Monday, October 3, 2011
I am pleased to announce the near simultaneous publication of my next three books:
The Best American Sports Writing 2011, guest edited by Jane Leavy, series editor Glenn Stout, FENWAY 1912: The Birth of a Ballpark, a Championship Seasons and Fenway’s Remarkable First Year by Glenn Stout, and book three in my juvenile series "Good Sports" entitled Soldier Athletes, a Junior Library Guild selection (for more see www.goodsportsbyglennstout.com). I am proud to say that beginning in 1991 I have now written, edited or ghostwritten more than eighty books with sales in excess of two million copies.
Personally, I am most excited by FENWAY 1912, the definitive story of the building of Fenway Park the 1912 season and the 1912 World Series.[PS to Sox fans: In this book, they win.]
Three years ago I set out to write the definitive account of the creation, design, and building of Fenway Park and to allow the reader to experience Fenway Park in its first year and the Red Sox championship season of 1912. I make use of sources utilized by no other purported history of either Fenway Park or the 1912 season or World Series. I promise that this book will prove to be a revelation for even the most hard core fan of either the Red Sox or Fenway Park and makes all previous histories of the park completely obsolete. Fenway 1912 includes:
-Period architectural drawings dating from 1912 that have NEVER been used elsewhere or been reproduced. To my knowledge these are the only period drawings known to exist.
-A detailed construction history of the ballpark that includes not only the schedule of the construction, but a full explication of the construction methods used and how that impacted the 1912 season and the park you see today.
- A biography of Fenway architect James E. McLaughlin and builder Charles Logue.
- A discussion of the architectural influences that are the reason Fenway Park looks the way it does today.
- Detailed discussions on how the new ballpark affected the Red Sox and the 1912 World Series, and a dramatic and lively reconstruction of both the season and the Series, including the infamous contest between Joe Wood and Walter Johnson on September 4, 1912, perhaps the greatest pitching matchup in baseball history.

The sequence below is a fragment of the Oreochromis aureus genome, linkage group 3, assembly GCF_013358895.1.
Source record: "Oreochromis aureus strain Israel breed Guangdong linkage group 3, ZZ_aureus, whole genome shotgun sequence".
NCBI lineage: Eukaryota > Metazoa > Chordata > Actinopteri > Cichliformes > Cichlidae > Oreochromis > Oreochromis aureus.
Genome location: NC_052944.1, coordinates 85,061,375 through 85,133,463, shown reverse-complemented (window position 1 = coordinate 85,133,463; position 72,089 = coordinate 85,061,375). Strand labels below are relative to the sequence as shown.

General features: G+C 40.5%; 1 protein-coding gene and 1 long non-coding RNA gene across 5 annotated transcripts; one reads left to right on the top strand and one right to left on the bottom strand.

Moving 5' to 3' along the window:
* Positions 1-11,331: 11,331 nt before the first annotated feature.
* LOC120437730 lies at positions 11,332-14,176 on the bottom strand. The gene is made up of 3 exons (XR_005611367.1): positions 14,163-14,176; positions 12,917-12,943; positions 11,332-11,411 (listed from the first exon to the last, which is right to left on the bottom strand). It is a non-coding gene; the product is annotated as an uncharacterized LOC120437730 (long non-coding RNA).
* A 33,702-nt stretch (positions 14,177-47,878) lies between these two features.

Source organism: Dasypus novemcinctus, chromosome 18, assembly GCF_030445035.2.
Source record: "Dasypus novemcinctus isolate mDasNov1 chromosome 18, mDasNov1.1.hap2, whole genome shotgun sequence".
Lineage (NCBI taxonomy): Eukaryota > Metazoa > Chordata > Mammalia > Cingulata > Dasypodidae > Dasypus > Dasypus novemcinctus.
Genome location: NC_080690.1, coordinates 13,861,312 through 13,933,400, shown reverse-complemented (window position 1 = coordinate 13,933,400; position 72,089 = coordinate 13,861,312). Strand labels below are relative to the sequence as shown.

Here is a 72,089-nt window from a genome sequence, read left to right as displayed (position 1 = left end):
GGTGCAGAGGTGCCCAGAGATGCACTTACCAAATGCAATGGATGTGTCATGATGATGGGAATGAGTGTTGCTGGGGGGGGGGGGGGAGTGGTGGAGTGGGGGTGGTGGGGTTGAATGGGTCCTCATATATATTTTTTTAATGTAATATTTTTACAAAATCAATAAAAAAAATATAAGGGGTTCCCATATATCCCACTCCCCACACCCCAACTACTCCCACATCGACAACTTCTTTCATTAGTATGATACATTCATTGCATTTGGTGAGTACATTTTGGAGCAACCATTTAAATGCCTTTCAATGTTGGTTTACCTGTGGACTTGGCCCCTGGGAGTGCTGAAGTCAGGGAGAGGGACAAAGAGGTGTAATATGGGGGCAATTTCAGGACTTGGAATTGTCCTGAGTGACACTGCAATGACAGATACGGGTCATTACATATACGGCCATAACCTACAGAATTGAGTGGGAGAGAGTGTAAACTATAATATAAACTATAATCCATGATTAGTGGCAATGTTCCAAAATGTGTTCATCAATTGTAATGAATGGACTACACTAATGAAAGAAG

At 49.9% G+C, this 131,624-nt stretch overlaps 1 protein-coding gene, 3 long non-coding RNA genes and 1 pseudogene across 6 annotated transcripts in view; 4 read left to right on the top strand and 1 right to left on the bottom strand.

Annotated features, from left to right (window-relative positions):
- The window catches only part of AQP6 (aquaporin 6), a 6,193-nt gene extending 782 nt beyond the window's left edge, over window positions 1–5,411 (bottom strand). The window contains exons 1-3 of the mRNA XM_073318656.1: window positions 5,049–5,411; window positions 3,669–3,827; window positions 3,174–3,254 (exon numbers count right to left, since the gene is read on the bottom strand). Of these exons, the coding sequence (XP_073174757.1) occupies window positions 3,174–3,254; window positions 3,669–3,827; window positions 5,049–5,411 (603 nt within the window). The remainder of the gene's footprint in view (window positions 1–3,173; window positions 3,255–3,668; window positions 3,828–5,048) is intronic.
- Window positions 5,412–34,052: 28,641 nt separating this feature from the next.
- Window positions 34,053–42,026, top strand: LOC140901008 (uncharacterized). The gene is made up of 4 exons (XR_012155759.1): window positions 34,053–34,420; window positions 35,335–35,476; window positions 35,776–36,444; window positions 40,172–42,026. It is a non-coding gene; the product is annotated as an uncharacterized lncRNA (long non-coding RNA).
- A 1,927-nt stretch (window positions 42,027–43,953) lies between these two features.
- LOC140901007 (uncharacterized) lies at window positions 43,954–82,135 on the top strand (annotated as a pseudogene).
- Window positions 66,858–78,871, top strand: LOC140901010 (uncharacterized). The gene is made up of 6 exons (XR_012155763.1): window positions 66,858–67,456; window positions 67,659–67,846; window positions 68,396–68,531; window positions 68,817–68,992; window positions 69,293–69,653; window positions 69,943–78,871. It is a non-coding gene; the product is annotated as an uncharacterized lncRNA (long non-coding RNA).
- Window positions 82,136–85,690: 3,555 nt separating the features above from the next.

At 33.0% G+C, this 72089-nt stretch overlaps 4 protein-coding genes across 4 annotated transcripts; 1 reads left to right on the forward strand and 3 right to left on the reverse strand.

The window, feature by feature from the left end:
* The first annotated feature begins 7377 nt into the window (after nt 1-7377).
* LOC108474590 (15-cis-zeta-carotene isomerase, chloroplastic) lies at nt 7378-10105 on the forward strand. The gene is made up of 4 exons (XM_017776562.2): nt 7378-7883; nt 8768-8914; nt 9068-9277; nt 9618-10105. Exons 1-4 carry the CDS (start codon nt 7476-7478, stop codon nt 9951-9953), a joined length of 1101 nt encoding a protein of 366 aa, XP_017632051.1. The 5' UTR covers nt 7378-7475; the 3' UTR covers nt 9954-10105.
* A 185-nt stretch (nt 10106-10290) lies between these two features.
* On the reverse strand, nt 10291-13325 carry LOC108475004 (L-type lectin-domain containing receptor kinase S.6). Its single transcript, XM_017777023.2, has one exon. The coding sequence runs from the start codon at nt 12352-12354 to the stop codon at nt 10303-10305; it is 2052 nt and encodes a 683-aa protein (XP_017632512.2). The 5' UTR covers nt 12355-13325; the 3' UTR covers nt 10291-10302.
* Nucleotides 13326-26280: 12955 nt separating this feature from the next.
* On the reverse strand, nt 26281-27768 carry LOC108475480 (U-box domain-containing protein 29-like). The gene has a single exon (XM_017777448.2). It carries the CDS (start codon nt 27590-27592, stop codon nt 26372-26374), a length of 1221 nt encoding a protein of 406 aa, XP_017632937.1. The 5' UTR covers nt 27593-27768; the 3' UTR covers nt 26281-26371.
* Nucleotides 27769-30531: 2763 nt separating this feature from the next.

- Why the Green Monster exists, why it was built the way that it was, and why and when the name "Green Monster" came into use.
- How changes made to the ballpark over the course of the 1912 season determined the future evolution of Fenway.
- Detailed analysis of the 1912 season, including Joe Wood's remarkable 34-5 pitching campaign, and how two changes - one to his windup, and one an injury to another player - resulted in one of the greatest pitching performances in baseball history.
What the critics are saying:
“Best Baseball Book Ever. If you are a lifelong Red Sox fan, a lifelong Red Sox hater, a rabid baseballholic or merely a casual baseball fan, Glenn Stout's new book, Fenway 1912, is an amazing read into the birth of a ballpark, the 1912 Red Sox and the transition to the modern baseball era. His ability to weave together the tiniest detail and apparent minutiae into a rip-roaring page-turner that is hard to put down is simply amazing.
In the capable hands of Stout, Fenway 1912 promises to make all other books about Fenway’s construction and first season obsolete. While some sports histories are bone-dry and distant, Stout imbues his account with a unique vibrancy and a razor-sharp intelligence. I am amazed at the research that must have gone into this. Anyone involved in this project is discussed: groundskeeper, architect, coaches, owners, players. Even at 416 pages, this wasn’t boring and kept me reading even though I don’t follow baseball. This has got to be THE definitive work on this subject. I can’t imagine even a dissertation that could be more complete.
Fenway 1912 is a book that everyone who covers this team has to buy, and read, and keep handy, so that when people ask us where the bones are buried, we can look wise and have the answer at our fingertips. The author’s meticulous approach makes the book a valuable addition to baseball history. Stout does an excellent job of portraying the differences in the game between that era—when “the owners were the kings and the players lowly serfs”—and today. Throughout, Fenway Park, “a ballpark for the heart and soul,” shines as a beacon for America’s game.
Baseball diehards and historians, and of course Red Sox fans, will find much of interest in this paean to one of sport’s most famous venues. Stout’s knowledge of the sport and passion for the game certainly comes across in his writing, especially when he is uncovering little known details of this bygone era of baseball. The book is full of fun and informative anecdotes about Fenway’s past and present.
Stout has done the impossible: he has put an end to the seemingly bottomless genre that is Fenway Park books. We now need no more. We get not pomp and circumstance, but the bones and blueprint of a legendary ballpark, topped with a star-filled World Series that still endures. He doesn’t pretend history is straw hats and cigars, but gives you real people, real baseball and (the best part) real Boston, the way any real writer should. This is a book for all of us, a wonderful sports book.”
[Review mash-up courtesy Amazon, Kirkus, Booklist [starred review], Publisher's Weekly, Larry Tye, Mike Rutstein, Howard Bryant, Netgalley]
For more about Fenway 1912 or The Best American Sports Writing 2011, see www.glennstout.net All three books are now available for order through any online source in or in e-book editions and are shipping to bookstores now.